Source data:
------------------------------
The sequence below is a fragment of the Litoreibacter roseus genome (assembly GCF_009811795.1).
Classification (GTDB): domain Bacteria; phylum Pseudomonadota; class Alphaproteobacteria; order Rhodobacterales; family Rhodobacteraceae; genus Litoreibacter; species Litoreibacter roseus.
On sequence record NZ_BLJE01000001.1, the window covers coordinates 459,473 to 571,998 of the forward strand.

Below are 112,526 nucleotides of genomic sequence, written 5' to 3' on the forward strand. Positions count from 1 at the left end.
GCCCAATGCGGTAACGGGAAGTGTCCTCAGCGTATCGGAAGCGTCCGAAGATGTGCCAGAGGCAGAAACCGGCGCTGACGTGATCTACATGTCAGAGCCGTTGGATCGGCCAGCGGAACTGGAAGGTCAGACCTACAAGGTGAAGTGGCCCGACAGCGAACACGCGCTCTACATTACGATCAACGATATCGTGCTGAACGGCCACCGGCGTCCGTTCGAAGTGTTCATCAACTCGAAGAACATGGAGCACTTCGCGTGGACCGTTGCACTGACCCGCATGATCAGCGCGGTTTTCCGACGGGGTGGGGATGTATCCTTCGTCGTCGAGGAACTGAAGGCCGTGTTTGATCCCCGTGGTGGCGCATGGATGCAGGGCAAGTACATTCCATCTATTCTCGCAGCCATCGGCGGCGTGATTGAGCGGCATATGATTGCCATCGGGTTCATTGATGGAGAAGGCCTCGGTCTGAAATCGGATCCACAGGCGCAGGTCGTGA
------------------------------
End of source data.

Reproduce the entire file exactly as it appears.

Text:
The sequence below is a fragment of the Litoreibacter roseus genome (assembly GCF_009811795.1).
Classification (GTDB): domain Bacteria; phylum Pseudomonadota; class Alphaproteobacteria; order Rhodobacterales; family Rhodobacteraceae; genus Litoreibacter; species Litoreibacter roseus.
On sequence record NZ_BLJE01000001.1, the window covers coordinates 459,473 to 571,998 of the forward strand.

Below are 112,526 nucleotides of genomic sequence, written 5' to 3' on the forward strand. Positions count from 1 at the left end.
GCCCAATGCGGTAACGGGAAGTGTCCTCAGCGTATCGGAAGCGTCCGAAGATGTGCCAGAGGCAGAAACCGGCGCTGACGTGATCTACATGTCAGAGCCGTTGGATCGGCCAGCGGAACTGGAAGGTCAGACCTACAAGGTGAAGTGGCCCGACAGCGAACACGCGCTCTACATTACGATCAACGATATCGTGCTGAACGGCCACCGGCGTCCGTTCGAAGTGTTCATCAACTCGAAGAACATGGAGCACTTCGCGTGGACCGTTGCACTGACCCGCATGATCAGCGCGGTTTTCCGACGGGGTGGGGATGTATCCTTCGTCGTCGAGGAACTGAAGGCCGTGTTTGATCCCCGTGGTGGCGCATGGATGCAGGGCAAGTACATTCCATCTATTCTCGCAGCCATCGGCGGCGTGATTGAGCGGCATATGATTGCCATCGGGTTCATTGATGGAGAAGGCCTCGGTCTGAAATCGGATCCACAGGCGCAGGTCGTGA